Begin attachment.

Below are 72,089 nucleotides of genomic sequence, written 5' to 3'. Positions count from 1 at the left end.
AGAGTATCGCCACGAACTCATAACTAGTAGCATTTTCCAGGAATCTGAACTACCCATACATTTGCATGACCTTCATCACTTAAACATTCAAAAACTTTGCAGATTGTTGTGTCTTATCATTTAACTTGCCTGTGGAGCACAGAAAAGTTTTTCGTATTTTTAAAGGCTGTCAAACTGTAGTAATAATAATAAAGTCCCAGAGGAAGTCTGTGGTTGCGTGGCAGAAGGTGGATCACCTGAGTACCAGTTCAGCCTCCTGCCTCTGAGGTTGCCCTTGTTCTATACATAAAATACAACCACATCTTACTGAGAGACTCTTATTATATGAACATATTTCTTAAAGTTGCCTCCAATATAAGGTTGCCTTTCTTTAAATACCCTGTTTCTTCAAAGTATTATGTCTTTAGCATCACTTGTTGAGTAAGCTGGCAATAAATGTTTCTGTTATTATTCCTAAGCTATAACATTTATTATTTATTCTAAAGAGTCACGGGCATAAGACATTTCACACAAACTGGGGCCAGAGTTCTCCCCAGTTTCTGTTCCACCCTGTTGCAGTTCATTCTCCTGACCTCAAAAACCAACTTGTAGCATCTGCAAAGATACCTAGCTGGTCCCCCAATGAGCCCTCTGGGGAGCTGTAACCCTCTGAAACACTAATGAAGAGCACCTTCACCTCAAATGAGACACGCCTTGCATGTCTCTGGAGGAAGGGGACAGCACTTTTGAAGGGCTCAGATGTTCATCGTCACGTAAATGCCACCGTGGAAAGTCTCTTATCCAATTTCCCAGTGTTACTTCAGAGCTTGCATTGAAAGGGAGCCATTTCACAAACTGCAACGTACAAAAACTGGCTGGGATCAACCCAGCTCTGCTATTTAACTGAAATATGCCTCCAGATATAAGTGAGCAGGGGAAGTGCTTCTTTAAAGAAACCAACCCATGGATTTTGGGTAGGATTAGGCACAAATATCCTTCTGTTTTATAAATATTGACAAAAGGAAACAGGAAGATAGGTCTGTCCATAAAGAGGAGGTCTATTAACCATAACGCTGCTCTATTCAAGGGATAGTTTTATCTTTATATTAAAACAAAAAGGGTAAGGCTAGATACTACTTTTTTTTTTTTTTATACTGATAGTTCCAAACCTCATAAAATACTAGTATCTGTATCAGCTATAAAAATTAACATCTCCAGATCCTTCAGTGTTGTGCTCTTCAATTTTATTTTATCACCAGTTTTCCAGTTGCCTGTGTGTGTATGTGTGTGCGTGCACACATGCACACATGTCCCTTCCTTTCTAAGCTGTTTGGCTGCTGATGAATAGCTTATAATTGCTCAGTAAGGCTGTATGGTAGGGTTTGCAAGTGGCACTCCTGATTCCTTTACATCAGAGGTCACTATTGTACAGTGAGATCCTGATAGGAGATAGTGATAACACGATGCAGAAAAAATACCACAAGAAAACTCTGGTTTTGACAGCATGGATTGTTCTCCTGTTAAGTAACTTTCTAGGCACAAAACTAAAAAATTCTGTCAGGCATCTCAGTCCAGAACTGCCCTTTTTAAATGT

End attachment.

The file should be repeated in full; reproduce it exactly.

Below are 72,089 nucleotides of genomic sequence, written 5' to 3'. Positions count from 1 at the left end.
AGAGTATCGCCACGAACTCATAACTAGTAGCATTTTCCAGGAATCTGAACTACCCATACATTTGCATGACCTTCATCACTTAAACATTCAAAAACTTTGCAGATTGTTGTGTCTTATCATTTAACTTGCCTGTGGAGCACAGAAAAGTTTTTCGTATTTTTAAAGGCTGTCAAACTGTAGTAATAATAATAAAGTCCCAGAGGAAGTCTGTGGTTGCGTGGCAGAAGGTGGATCACCTGAGTACCAGTTCAGCCTCCTGCCTCTGAGGTTGCCCTTGTTCTATACATAAAATACAACCACATCTTACTGAGAGACTCTTATTATATGAACATATTTCTTAAAGTTGCCTCCAATATAAGGTTGCCTTTCTTTAAATACCCTGTTTCTTCAAAGTATTATGTCTTTAGCATCACTTGTTGAGTAAGCTGGCAATAAATGTTTCTGTTATTATTCCTAAGCTATAACATTTATTATTTATTCTAAAGAGTCACGGGCATAAGACATTTCACACAAACTGGGGCCAGAGTTCTCCCCAGTTTCTGTTCCACCCTGTTGCAGTTCATTCTCCTGACCTCAAAAACCAACTTGTAGCATCTGCAAAGATACCTAGCTGGTCCCCCAATGAGCCCTCTGGGGAGCTGTAACCCTCTGAAACACTAATGAAGAGCACCTTCACCTCAAATGAGACACGCCTTGCATGTCTCTGGAGGAAGGGGACAGCACTTTTGAAGGGCTCAGATGTTCATCGTCACGTAAATGCCACCGTGGAAAGTCTCTTATCCAATTTCCCAGTGTTACTTCAGAGCTTGCATTGAAAGGGAGCCATTTCACAAACTGCAACGTACAAAAACTGGCTGGGATCAACCCAGCTCTGCTATTTAACTGAAATATGCCTCCAGATATAAGTGAGCAGGGGAAGTGCTTCTTTAAAGAAACCAACCCATGGATTTTGGGTAGGATTAGGCACAAATATCCTTCTGTTTTATAAATATTGACAAAAGGAAACAGGAAGATAGGTCTGTCCATAAAGAGGAGGTCTATTAACCATAACGCTGCTCTATTCAAGGGATAGTTTTATCTTTATATTAAAACAAAAAGGGTAAGGCTAGATACTACTTTTTTTTTTTTTTATACTGATAGTTCCAAACCTCATAAAATACTAGTATCTGTATCAGCTATAAAAATTAACATCTCCAGATCCTTCAGTGTTGTGCTCTTCAATTTTATTTTATCACCAGTTTTCCAGTTGCCTGTGTGTGTATGTGTGTGCGTGCACACATGCACACATGTCCCTTCCTTTCTAAGCTGTTTGGCTGCTGATGAATAGCTTATAATTGCTCAGTAAGGCTGTATGGTAGGGTTTGCAAGTGGCACTCCTGATTCCTTTACATCAGAGGTCACTATTGTACAGTGAGATCCTGATAGGAGATAGTGATAACACGATGCAGAAAAAATACCACAAGAAAACTCTGGTTTTGACAGCATGGATTGTTCTCCTGTTAAGTAACTTTCTAGGCACAAAACTAAAAAATTCTGTCAGGCATCTCAGTCCAGAACTGCCCTTTTTAAATGT